In two of our previous posts, we discussed the United States Environmental Protection Agency’s (EPA) “Hazardous Substance” Designation Process and the Implications of a Designation on Responsible Parties. Here, in this post, we discuss what a designation of PFOA and PFOS might mean for ongoing investigations and remediations lead by EPA.

Current EPA Interim Recommendations for CERCLA and RCRA Sites

EPA’s current interim policy, published December 19, 2019, provides guidance for a “risk-based” approach at sites where PFOA and PFOS groundwater contamination is being evaluated and addressed under federal cleanup programs, such as the Comprehensive Environmental Response, Compensation, and Liability Act (CERCLA) and corrective action under the Resource Conservation and Recovery Act (RCRA). EPA states the following for sites with PFOA and/or PFOS contamination of groundwater that is a current or potential source of drinking water:

  • Sites should be screened using a groundwater screening level of 40 parts per trillion (ppt);
  • Where there is no adequately protective state Maximum Contaminant Level (MCL) or applicable or relevant and appropriate requirement (ARAR), EPA recommends a “Preliminary Remediation Goal” for groundwater that is a current or potential source of drinking water of 70 ppt;
  • Where groundwater is currently being used for drinking water, EPA expects that parties address PFOA and PFOS levels that exceed 70 ppt.

EPA reiterates that its guidance is intended to be interim and would be revised upon the promulgation of a federal ARAR, such as a national drinking water standard for PFOA or PFOS.

Ongoing Investigations and Remediations

As EPA makes clear in its interim policy, efforts to investigate and address sites impacted by PFOA and PFOS are already underway. EPA also has the option of “re-opening” a site investigation to add PFOA or PFOS as a contaminant to be evaluated. Though EPA’s investigation and remedy selection authority is not limited to “hazardous substances,” EPA may use a formal designation of PFOA and PFOS as incentive to review its current Superfund site investigations and remedies.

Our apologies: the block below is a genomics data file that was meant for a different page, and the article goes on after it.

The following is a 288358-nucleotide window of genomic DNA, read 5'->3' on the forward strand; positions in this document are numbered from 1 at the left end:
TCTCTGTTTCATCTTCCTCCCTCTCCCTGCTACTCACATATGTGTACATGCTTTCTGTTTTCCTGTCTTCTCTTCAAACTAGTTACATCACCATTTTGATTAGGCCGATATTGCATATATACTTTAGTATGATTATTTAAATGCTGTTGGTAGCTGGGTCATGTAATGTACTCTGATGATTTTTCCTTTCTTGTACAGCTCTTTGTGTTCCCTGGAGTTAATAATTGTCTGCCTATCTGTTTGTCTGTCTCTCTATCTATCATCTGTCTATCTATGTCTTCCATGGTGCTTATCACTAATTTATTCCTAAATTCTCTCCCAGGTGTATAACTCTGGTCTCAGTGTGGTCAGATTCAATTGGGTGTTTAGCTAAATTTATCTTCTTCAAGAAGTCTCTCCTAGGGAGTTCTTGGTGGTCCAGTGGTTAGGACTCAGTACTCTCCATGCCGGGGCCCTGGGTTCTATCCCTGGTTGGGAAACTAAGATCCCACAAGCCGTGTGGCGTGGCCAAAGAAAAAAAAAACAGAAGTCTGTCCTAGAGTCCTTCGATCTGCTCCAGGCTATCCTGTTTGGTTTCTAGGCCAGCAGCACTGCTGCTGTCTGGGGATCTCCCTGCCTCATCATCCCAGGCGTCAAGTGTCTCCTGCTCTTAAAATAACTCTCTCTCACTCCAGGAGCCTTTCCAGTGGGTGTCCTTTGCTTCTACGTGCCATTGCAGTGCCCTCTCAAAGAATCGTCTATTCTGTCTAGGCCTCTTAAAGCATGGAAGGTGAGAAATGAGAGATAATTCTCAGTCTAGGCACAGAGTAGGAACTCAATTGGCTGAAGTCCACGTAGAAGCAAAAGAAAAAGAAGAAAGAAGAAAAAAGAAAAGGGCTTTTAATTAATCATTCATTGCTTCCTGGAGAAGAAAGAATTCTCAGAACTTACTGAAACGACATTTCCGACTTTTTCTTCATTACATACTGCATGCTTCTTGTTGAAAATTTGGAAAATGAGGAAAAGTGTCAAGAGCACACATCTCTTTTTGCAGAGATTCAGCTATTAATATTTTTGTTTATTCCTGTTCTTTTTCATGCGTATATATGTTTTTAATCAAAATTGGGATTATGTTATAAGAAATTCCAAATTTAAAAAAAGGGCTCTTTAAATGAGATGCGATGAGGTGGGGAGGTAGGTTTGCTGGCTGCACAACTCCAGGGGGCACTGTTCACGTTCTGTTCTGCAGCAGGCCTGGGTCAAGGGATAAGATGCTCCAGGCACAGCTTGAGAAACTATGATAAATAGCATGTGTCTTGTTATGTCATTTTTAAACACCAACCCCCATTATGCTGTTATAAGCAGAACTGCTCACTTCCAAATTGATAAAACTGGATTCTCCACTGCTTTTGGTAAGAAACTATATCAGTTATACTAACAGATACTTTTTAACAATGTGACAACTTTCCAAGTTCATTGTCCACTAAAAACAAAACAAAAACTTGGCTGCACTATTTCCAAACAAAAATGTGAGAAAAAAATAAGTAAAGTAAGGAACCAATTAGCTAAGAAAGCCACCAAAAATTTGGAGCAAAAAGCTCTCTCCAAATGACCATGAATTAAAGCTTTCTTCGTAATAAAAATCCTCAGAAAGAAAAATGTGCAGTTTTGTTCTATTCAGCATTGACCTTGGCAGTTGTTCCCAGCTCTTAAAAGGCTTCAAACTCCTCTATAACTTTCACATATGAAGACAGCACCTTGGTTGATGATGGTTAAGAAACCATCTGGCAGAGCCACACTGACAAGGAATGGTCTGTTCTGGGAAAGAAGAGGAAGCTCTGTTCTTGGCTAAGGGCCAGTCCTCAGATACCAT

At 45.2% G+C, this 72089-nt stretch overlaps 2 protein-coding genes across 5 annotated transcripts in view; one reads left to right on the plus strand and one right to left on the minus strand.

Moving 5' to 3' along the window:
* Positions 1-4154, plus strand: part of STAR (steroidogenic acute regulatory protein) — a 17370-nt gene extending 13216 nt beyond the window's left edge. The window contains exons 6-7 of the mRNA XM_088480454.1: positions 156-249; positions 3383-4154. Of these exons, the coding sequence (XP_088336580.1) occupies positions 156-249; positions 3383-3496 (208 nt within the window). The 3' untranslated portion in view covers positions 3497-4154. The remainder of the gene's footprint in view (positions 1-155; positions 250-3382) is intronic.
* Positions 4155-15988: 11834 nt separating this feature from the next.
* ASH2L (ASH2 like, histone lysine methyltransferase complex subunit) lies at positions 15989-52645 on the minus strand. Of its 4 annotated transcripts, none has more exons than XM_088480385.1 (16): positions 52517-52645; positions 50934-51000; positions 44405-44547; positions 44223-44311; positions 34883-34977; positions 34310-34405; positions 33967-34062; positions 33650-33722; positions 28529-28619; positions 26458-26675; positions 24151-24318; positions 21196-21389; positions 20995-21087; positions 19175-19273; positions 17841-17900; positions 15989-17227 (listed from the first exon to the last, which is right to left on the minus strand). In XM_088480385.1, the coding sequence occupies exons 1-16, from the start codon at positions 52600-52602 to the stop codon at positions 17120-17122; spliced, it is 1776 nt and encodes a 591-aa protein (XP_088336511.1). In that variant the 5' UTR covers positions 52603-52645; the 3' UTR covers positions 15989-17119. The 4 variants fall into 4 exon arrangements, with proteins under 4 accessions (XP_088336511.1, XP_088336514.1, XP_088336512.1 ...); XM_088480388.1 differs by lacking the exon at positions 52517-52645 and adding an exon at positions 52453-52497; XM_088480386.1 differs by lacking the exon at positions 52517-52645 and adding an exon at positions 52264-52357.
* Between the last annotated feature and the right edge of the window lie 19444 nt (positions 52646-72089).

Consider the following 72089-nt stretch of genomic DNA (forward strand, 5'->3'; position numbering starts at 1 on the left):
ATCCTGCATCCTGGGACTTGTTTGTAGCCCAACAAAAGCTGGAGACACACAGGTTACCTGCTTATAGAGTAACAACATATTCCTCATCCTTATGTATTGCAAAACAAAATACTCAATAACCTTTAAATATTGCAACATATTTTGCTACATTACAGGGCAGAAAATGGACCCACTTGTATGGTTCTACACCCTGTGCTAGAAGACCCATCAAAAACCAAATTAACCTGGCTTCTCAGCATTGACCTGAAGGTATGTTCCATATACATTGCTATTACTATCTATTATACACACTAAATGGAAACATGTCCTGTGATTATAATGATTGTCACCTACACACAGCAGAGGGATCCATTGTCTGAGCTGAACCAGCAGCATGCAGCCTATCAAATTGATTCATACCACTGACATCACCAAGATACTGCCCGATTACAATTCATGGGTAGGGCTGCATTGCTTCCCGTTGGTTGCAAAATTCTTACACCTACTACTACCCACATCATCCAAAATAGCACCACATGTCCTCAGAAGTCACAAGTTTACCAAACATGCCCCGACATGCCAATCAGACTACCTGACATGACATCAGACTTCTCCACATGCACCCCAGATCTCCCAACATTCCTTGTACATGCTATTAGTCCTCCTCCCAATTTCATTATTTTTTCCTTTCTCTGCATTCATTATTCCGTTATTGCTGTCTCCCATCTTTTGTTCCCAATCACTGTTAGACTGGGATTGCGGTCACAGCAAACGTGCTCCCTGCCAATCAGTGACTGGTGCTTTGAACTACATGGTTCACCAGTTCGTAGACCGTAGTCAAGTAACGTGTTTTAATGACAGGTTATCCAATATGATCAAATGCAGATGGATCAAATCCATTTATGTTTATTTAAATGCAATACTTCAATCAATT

EPA’s response and remedial actions are guided by regulations at 40 CFR Part 300 (the National Oil and Hazardous Substances Pollution Contingency Plan or more commonly the “NCP”). Generally, EPA develops a remedial investigation and feasibility study (RI/FS), remedy selection, and ultimately publishes a “record of decision” (ROD). Prior to adopting a ROD, EPA may alter its published remedy if new information becomes available that significantly changes its scope, performance, or cost of the remedy, per 40 CFR 300.430(f)(3)(ii).

EPA may also consider incorporating new “hazardous substances” during its required “5-Year Review” of each remedy under 40 CFR 300.430(f)(4). During this “review” process, EPA will review the implementation and performance of its selected remedy in order to assess whether it is protective of human health and the environment. In addition to the 5-Year Review process, EPA can change a remedy through publication of an “Explanation of Significant Difference” section 117(c) of CERCLA (42 U.S.C. § 9617(c)) and EPA may propose an amendment to the ROD if there are changes that fundamentally alter the basic features of the original remedy with respect to scope, performance or cost (40 CFR 300.435(c)(2)). EPA could pursue either of these approaches at sites where PFOA or PFOS are discovered, particularly if the PFOA and/or PFOS contamination affects a current or potential source of drinking water.

As previously reported, the Biden administrative is expected to make PFAS regulation and enforcement a priority by, among other things: designating PFAS as hazardous substances, setting enforceable limits under the Safe Drinking Water Act, prioritizing substitutes through procurement policies, and accelerating toxicity studies and research. Plan to Secure Environmental Justice and Economic Opportunity.

On February 3, 2021, the Senate Committee on Environment and Public Works held a public hearing on the nomination of Michael S. Regan to be Administrator of the Environmental Protection Agency. Since 2017, Regan has led the North Carolina Department of Environmental Quality as Secretary. In that role, Secretary Regan has been credited with leading the state’s negotiations with Chemours over its Fayetteville plant and PFAS impacts to the Cape Fear River. See Consent Order documents.

PFAS questions came early in the nomination hearing from Democratic Senator Kristen Gillibrand of New York and Republican Senator Shelley Moore Capito of West Virginia, two other states where PFAS issues have been major focuses of investigation, enforcement and regulation.

Regan’s responses at the hearing confirmed that he is on board with Biden’s stated approach: